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‘Government, private sector collaboration crucial to data growth’


Co-founder and Chief Operations Officer, Terragon Group, Ayodeji Balogun, has urged government to partner with the private sector to develop 21st century curriculum that would prepare Nigerian students to fit into the emerging fourth industrial revolution (4IR) technologies such as Artificial Intelligence (AI), Data Science, among others. He stated this at the 2019 Data Science Nigeria (DSN) Summit & Bootcamp last week in Lagos.

According to him, “We think that in terms of curriculum in the educational system in our schools, government can work together with private sector to influence the curriculum and infuse more advanced topics around data science, machine learning so that students could get access and hands-on experience at a very early stage before they get out of school and get trained by their employers.”

He also called on government to provide adequate infrastructure that would enable players in the ecosystem perform their duties optimally.He said, “The biggest problems we have in Nigeria are access to data and infrastructure. In other countries, government provides access to some sample data sets that engineers can work with to train their models; you don’t have to think about looking for data sets. Here in Nigeria, there’s nothing like that. So, we think that government can support a lot in that area. In a continent of about 1.2 billion people, across a landscape that may be larger than many other continents put together, it is often quite difficult to identify and reach people in Africa.”


He pointed out that his company’s goal is to use data and technology to simplify the process of connecting brands to the African consumer through intelligent connections at scale on the mobile device.

According to him, “This is why partnering with Data Science Nigeria AI Summit and Bootcamp was very natural for us, as it aligns with our key objectives and goals. It has been very rewarding for us, because we have been able to contribute to the growth of the ecosystem as well as the emerging talents that will lead us into the future.”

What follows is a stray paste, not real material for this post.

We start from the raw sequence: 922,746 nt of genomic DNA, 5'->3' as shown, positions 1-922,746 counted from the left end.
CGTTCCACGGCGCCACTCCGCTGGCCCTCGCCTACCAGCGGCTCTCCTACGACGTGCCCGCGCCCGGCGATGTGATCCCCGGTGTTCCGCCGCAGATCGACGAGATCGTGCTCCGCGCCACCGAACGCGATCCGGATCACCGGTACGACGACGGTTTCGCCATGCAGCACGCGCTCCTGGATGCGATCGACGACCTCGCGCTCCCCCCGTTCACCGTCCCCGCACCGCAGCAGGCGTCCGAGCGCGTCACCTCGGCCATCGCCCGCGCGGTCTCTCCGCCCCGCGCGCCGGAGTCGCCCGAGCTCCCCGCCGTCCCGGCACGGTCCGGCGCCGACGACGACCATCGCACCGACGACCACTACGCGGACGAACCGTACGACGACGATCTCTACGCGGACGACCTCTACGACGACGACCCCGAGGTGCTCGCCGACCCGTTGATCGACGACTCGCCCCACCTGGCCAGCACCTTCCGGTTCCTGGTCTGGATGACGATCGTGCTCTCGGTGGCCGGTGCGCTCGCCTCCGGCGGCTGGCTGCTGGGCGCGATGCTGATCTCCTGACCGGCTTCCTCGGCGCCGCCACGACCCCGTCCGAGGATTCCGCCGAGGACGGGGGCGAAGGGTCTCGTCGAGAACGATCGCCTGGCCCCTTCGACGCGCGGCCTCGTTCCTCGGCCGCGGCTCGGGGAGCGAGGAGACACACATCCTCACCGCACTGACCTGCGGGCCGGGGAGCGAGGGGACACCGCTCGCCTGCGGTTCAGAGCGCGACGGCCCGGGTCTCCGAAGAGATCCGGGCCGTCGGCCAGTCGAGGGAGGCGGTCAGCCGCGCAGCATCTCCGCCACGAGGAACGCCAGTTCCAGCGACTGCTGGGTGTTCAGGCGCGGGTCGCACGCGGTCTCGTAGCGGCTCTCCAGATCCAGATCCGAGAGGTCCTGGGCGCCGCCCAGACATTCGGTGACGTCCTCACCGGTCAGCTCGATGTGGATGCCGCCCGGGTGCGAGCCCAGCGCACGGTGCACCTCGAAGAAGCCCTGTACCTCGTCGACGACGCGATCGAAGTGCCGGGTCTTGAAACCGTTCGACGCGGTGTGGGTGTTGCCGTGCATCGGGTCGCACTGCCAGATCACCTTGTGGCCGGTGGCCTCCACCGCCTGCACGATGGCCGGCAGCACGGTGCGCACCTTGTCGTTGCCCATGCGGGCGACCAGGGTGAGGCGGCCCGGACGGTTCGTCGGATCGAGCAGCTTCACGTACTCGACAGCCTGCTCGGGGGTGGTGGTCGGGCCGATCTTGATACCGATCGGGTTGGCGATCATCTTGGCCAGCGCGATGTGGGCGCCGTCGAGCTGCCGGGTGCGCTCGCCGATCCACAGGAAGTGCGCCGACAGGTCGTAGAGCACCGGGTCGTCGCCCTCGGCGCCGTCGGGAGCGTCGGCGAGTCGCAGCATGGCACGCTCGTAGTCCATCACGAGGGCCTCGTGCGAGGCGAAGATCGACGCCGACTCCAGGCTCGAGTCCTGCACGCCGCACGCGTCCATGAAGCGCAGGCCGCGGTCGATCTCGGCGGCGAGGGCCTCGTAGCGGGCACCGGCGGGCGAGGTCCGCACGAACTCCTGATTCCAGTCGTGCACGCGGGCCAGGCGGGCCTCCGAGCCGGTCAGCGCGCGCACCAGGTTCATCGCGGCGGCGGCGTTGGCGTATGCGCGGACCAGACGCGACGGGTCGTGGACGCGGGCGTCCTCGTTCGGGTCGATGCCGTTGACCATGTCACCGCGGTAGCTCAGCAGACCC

Balogun commended the conveners of DSN for the giant strides they have made in the sector, especially in the area of democratizing of AI knowledge through their various programmes in tertiary institutions.

“As far as AI is concerned in Nigeria, it is still day one. We have not even scratched the surface at all. It is a long road and I’m happy about platforms like DSN because we are laying the foundation, but there is a lot that can be done. Which is why we have collaborated with Data Science Nigeria to train young talents in the different masterclasses we delivered to hundreds of data science young talents. We are also sending two outstanding students to Tunisia to learn more about Data Science and Artificial Intelligence.

“We have a lot of simple problems in our society that AI and machine learning can help us solve and I’m looking forward to young people building solutions in our space around data analytics and marketing technology to help startups achieve product market fit faster and help enterprises and businesses explore new growth areas. I’m confident that AI can help Nigeria leapfrog to the rest of the world in several other areas around education, healthcare, security, logistics and even governance.”


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